When my boyfriend says ‘any hole’s a goal’, what do you think he really means?
Dear Ms Flaps,
Firstly, thank you for your email. It must’ve taken quite a lot of courage to write to a complete stranger about this, so I commend you on your mad bravado. I’ll try and answer your question using the internet, as publicly as I possibly can.
Your boyfriend, like most men in the British Isles, is obsessed with goals and holes. That’s unsurprising, given that we invented football, the basic rules of which require a man (or several men) to get a ball into a hole. Should they manage that, they can call it a goal, shout ‘GOAL’, and then take their shirts off and hug each other in a way that would be considered inappropriate anywhere outside of a homosexual brothel.
They can get their balls into the hole from any distance they chose, Jane. However, it’s best to do it by lashing out at the ball/s with a steel club, remaining on the green at all times, and shouting ‘FOUR’ once you’ve got them into the air. It doesn’t matter that if there’s one ball in flight or ten. ‘FOUR’ is the word you shout. Any other number would confuse matters.
Now that we’ve established what he might be talking about, let’s apply it to your love life.
Your body is made up of holes. In fact, you are approximately 74 holes of varying sizes knitted together with science in order to create a Jane. In your boyfriend’s eyes, any one of your holes may have goal-like potential, whether it’s the one you keep hidden in the undergrowth, the three either side of your moustache, or even your vagina. To many men, they all look the same (especially when viewed over the length of a football pitch and without spectacles on), and sometimes their penis becomes engorged while they’re trying to work out what they’re looking at. Once that has happened, it’s very hard for them to think of anything other than football. At that point, Jane, any hole does indeed become a goal, and woe betide anyone unprotected who gets in the way.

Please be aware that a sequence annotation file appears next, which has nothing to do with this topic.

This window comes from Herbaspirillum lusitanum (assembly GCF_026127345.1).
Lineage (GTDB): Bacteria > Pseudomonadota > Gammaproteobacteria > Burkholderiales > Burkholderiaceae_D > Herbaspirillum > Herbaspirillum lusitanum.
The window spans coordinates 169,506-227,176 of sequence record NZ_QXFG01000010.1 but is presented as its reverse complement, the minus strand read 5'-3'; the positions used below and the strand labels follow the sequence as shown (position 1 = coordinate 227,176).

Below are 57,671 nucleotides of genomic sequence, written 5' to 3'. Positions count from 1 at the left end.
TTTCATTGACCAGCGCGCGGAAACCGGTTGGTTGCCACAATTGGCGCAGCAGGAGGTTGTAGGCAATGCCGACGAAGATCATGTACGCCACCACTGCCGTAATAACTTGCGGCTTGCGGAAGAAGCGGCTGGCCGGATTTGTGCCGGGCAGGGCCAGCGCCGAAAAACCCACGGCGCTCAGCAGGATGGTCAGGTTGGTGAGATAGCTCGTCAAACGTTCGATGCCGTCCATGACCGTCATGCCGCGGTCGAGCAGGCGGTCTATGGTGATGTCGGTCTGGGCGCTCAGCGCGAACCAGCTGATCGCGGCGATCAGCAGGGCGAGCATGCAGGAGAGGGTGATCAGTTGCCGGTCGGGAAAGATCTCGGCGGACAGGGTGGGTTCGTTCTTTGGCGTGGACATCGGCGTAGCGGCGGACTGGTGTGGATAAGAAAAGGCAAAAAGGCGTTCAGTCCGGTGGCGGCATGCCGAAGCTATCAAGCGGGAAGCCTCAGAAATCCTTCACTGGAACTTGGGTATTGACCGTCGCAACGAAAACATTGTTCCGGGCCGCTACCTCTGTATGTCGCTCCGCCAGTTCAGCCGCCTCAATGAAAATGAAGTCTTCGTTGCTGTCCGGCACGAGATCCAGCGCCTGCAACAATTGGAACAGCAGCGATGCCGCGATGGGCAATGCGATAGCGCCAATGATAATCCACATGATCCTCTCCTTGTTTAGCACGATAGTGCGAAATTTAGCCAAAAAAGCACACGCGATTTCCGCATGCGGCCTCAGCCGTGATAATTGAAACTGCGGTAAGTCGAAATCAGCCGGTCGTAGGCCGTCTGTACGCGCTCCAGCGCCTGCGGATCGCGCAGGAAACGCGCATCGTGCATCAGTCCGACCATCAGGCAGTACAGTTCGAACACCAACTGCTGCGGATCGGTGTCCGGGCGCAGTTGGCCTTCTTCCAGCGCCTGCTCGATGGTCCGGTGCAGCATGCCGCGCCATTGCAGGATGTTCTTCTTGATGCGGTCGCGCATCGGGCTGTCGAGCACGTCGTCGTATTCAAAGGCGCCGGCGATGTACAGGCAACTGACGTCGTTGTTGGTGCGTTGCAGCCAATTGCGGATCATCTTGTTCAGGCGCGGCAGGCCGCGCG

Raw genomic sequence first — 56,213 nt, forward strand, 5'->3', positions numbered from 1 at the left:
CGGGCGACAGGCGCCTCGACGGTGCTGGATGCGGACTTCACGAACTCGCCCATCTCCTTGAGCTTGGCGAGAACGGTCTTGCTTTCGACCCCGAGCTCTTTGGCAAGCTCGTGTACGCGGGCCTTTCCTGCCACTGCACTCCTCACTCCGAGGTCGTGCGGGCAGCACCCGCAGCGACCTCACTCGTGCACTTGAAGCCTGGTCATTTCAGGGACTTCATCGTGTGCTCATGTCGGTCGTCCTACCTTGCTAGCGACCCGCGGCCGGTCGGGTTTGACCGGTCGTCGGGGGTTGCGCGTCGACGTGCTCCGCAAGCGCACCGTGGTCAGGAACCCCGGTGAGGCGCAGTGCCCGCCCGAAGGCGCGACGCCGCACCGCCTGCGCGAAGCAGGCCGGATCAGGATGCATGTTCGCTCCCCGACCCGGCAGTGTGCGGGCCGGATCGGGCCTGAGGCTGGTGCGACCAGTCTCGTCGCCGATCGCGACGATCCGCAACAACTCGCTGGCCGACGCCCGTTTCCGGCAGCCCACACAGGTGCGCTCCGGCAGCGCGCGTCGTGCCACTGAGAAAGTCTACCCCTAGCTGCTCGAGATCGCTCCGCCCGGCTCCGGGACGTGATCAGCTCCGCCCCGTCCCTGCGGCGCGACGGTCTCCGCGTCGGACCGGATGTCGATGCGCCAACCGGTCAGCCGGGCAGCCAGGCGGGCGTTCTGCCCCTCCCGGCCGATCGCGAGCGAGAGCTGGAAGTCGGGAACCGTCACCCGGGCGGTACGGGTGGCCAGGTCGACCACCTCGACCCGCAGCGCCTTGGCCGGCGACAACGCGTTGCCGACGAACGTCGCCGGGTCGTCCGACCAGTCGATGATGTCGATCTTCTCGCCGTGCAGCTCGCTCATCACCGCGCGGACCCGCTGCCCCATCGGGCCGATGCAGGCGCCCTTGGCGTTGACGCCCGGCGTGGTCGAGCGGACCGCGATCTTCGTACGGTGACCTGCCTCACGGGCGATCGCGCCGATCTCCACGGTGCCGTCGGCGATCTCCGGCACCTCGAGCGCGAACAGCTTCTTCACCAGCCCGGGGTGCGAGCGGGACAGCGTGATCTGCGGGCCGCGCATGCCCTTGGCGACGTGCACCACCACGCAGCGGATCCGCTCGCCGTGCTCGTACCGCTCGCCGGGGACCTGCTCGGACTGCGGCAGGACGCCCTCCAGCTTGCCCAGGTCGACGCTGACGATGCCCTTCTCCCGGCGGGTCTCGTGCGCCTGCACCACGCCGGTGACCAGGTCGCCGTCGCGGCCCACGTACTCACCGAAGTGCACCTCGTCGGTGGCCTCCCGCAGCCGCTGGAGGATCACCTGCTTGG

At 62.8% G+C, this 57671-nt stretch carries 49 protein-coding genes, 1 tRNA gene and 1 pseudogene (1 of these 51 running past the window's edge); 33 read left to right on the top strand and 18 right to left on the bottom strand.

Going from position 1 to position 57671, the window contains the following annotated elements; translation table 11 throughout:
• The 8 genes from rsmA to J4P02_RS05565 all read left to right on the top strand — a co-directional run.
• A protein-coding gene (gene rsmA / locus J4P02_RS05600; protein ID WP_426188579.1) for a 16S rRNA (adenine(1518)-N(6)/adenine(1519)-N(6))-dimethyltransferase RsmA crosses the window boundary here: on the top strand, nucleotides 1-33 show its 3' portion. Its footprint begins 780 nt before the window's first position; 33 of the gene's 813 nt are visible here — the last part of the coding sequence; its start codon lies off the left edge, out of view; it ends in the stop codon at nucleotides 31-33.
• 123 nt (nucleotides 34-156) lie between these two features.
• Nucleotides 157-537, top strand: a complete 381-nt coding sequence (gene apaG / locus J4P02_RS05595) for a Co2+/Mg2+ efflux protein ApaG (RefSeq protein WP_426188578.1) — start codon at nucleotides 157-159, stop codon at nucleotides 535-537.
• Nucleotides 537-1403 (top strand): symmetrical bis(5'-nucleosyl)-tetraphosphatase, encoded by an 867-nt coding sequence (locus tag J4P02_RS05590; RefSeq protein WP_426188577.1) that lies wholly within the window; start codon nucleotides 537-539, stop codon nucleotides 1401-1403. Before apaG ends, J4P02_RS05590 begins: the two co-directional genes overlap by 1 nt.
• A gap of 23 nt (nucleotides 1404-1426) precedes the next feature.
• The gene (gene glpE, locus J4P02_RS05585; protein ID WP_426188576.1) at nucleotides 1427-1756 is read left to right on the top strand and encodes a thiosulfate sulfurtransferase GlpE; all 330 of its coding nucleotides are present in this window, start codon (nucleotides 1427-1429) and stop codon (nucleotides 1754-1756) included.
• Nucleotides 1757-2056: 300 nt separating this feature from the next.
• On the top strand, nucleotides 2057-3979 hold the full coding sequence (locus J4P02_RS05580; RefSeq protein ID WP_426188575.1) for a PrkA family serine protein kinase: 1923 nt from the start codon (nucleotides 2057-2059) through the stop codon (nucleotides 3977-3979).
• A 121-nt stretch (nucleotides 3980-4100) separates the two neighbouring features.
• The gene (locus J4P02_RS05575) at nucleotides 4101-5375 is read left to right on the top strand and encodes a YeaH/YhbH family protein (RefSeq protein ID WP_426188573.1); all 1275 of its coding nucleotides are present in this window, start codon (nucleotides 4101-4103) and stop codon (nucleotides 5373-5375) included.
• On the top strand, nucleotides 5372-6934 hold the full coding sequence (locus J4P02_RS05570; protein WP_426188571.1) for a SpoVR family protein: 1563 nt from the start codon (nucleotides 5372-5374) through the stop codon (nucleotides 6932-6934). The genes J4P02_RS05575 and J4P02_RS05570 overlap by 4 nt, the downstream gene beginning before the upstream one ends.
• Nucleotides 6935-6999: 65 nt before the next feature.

Thankfully, there are things you can do to ease the situation. You have options, Jane, and you’ll relish them sooner or later.
Firstly, you can ‘lie back and think of England’. In fact, if you’re in the mood, talking about England might even arouse him. Ask him what he thinks about Rooney’s form. Question Cahill’s defensive ability at international level. Offer to role-play as Harry Redknapps.
Secondly, and especially if you’re not in the mood for ‘The Beautiful Game’, you can tell him you’ve had a headache and you’ve washed all your hairs. I don’t know why this stops him thinking about football, but it does. If he complains, show him two yellow cards and a red one. He’ll probably slouch off to his kennel with his tail between his legs, in which case don’t forget to put some food in his bowl and scoop his shit up from the lawn with a plastic bag.
The bad news, Jane, is that there isn’t a third option. This is how British women have dealt with British men for centuries. It’s why it’s sometimes known as ‘a game of two halves’, because the two options are essentially two halves of one of the holes we discussed earlier, all of which are goals.
Do you see, Jane? God have mercy upon you.